National Geographic Associate Editor Dennis Dimick said only 5 to 10 percent of the pictures in the magazine are shot with digital equipment, but that figure is likely to grow as the marketplace continues to phase out film.
“It’s important for us to get good at digital,” he said. “The handwriting is on the wall.”
While the magazine will continue to support film, the digital option is becoming more viable as most of the camera industry’s research and development money is going to digital, Dimick said.
The quality of digital photos is great, he added, although the magazine requires photographers who shoot digital to use six-megapixel cameras or greater.
One challenge posed by digital is assimilating computer software that will recognize all types of raw images shot by different cameras, Dimick said. News photographers often save raw files from their digital cameras as compressed JPEG images, which is fine for newspaper publication, but JPEGs lack traits sought for magazine photos.
Digital cameras also could be a liability in the field, where National Geographic photographers generally shoot 40,000 photos per story. Digitals require frequent recharging, not to mention an accompanying computer to download, save or send images at the end of the day — a challenging prospect during a monthslong assignment in the jungle.
“When you’re done with film,” he countered, “you can just put the roll in the bag and be done.”
DRAWBACKS, JOB CHANGES
Even in newspapers’ eyes, digital cameras still have room for improvement. Longtime photographer J. Bruce Baumann, executive editor at the Evansville (Ind.) Courier & Press, shot with film for most his career but said the newspaper has been fully digital for three years. The cost comparison has been “about a wash,” he said.
The paper likes to use large photos, Baumann said, so it stuck with film cameras until the new digitals could match the quality.
Baumann is satisfied with digital in general, but he listed a few complaints. A digital camera still has trouble with low-light situations, he said, creating noise in the image — in film it’s called grain.
Digital flash cards can corrupt and erase images, he added, and digital cameras eat battery strength ravenously. Newer versions are more efficient, however, and battery costs have dropped.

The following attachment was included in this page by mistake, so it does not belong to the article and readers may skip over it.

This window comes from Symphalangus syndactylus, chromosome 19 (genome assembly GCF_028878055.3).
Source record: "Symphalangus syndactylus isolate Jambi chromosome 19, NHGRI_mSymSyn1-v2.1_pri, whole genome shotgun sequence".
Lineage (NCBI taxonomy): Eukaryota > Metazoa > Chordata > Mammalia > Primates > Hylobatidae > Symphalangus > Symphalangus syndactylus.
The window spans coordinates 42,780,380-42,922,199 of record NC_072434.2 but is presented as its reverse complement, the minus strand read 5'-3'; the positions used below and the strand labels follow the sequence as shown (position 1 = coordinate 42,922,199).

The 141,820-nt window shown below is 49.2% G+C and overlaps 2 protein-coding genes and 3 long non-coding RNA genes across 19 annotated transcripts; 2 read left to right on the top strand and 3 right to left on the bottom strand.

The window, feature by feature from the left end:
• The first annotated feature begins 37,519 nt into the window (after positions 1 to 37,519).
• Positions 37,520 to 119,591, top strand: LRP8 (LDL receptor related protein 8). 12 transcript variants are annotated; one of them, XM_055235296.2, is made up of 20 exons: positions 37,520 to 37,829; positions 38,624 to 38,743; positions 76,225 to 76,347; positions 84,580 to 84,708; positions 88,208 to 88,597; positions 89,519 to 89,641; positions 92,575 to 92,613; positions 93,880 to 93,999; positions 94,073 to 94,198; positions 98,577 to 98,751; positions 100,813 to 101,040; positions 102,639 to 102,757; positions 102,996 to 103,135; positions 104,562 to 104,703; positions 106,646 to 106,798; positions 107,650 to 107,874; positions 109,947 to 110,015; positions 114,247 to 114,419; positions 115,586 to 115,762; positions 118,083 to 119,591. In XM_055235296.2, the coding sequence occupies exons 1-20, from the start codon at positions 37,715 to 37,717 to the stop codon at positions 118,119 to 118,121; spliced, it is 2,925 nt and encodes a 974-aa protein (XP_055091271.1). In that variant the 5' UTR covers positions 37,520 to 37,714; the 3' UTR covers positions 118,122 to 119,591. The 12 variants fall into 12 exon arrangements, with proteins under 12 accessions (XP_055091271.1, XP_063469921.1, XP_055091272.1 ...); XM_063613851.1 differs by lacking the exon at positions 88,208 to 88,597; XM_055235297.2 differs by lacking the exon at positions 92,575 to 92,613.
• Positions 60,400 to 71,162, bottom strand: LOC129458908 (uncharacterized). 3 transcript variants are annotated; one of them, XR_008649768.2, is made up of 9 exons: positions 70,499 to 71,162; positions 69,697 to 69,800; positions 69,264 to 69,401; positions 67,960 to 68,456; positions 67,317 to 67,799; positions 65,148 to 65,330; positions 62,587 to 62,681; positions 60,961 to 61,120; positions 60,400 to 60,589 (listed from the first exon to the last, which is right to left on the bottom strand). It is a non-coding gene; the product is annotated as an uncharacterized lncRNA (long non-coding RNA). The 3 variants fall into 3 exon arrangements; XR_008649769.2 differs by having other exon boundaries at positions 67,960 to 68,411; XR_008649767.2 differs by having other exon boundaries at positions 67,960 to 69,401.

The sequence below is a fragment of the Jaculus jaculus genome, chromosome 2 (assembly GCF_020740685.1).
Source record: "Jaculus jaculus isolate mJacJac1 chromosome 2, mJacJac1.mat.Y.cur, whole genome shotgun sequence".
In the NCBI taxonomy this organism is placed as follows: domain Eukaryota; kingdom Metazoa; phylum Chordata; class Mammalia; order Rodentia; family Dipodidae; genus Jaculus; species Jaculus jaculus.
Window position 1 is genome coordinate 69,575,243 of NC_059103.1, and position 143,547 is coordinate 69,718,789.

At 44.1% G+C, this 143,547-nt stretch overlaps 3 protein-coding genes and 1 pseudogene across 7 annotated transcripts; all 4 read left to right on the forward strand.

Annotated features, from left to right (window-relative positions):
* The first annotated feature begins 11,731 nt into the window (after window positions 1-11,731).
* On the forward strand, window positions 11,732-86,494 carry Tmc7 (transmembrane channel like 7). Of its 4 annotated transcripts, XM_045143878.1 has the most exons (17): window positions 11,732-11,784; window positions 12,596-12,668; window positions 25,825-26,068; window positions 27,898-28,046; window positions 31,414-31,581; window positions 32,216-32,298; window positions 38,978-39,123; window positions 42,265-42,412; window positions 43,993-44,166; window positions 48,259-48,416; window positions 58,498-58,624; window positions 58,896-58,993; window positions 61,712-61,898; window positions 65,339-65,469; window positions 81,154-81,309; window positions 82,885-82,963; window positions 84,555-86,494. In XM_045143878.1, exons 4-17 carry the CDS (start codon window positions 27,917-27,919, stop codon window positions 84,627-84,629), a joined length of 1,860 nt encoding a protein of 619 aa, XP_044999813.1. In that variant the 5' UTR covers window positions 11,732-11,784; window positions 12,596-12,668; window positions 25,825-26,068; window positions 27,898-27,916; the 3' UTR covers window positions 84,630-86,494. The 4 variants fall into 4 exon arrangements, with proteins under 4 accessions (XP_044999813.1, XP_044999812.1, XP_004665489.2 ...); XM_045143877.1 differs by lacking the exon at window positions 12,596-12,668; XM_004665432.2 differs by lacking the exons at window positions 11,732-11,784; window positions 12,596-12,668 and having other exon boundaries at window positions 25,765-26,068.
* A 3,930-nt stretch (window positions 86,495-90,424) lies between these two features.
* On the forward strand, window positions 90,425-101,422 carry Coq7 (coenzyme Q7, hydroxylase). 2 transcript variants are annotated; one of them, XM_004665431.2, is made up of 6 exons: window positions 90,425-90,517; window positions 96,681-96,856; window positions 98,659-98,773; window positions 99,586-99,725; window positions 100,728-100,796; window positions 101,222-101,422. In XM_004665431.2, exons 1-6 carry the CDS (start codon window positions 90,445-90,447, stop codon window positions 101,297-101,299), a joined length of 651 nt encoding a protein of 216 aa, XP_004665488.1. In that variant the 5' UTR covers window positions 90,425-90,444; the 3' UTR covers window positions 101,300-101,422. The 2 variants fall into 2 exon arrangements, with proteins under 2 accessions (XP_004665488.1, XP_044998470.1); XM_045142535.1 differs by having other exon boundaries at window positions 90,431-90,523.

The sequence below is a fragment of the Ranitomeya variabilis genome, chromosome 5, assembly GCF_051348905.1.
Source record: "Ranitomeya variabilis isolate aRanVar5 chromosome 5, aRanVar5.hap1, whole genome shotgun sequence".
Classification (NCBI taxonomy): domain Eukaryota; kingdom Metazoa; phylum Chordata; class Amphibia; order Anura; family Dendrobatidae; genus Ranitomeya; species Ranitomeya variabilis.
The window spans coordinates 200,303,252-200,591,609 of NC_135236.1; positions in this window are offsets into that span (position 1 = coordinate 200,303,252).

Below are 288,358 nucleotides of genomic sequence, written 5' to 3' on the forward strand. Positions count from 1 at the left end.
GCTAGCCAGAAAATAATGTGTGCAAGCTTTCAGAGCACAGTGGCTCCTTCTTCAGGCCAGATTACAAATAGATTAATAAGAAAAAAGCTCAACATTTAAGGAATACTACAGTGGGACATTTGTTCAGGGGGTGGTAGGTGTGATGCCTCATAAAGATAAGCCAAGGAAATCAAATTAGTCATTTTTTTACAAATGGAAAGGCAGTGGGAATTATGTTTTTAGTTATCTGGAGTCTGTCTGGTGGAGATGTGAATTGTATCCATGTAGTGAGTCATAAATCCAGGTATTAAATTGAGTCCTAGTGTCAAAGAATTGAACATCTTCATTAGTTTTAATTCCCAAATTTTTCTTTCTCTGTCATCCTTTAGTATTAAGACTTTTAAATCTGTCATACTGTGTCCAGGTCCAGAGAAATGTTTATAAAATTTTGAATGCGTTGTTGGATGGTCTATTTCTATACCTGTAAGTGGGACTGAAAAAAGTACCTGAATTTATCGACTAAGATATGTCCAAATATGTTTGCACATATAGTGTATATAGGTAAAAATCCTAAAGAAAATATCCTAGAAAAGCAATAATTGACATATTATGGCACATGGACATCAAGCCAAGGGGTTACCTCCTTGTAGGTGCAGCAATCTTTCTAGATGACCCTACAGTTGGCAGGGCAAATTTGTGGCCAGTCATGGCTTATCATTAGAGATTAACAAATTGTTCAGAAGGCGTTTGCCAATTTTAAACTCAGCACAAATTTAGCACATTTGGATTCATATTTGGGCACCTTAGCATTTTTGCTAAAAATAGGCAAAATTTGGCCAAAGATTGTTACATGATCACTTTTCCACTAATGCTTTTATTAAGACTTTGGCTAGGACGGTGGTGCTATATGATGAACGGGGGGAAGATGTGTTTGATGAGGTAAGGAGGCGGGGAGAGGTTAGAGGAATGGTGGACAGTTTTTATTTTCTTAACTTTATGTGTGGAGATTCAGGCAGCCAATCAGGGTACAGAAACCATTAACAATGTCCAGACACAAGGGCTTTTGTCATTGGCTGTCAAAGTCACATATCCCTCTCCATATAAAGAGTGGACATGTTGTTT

Baumann also said maintenance costs are higher because digital cameras are more fragile and susceptible to water.
“The cameras don’t take the beating the old Nikon Fs took,” Baumann said. “The old Nikon F in 1960, you could drive nails with it.”
Still, he spoke fondly of how the paper’s photographers recently attended an Indianapolis Colts NFL playoff game in Massachusetts and sent back photos within minutes using digital cameras and laptops.
“This is a tremendous advancement for photojournalism,” Baumann said, even after explaining the shortfalls. “Any time you can spend more time on journalism, it’s better.”
But with the new technology has come new kinds of demands on a news photographer’s time. The Republic’s Harpring said the newspaper generally ran four pictures on the front page when film was king; these days, he said, there might be a dozen photo elements.
A film photographer at The Republic could expect to turn in color photos by 8:30 p.m., Harpring added, but faster turnaround times are now required. An editor called him at home at 11 p.m. one night to shoot a nearby house fire; by 12:15 a.m. Harpring turned in his digital photos for the next day’s paper and was hanging up his coat.
“The ante is up from what it was,” he said. “The public’s expectation of immediacy, you can’t underestimate that.”
The changes are becoming the norm. Darron Cummings, a photographer for the Associated Press in Indiana, has been shooting news since 1985. He, along with several other veteran photographers, couldn’t think of a single newspaper still shooting with film.
“After you saw the quality, after you saw how effectively they can be used, a lot of people just got on board with it,” Cummings said.
He said sometimes he thinks it would be fun to take film on assignment again, but those days were gone when the newsroom got rid of its film cameras.
“They were sitting there losing money,” Cummings said. “Why even have it around? We’re not even using it.”
Dave Evensen is a daily newspaper reporter and freelance writer from Bloomington, Ind.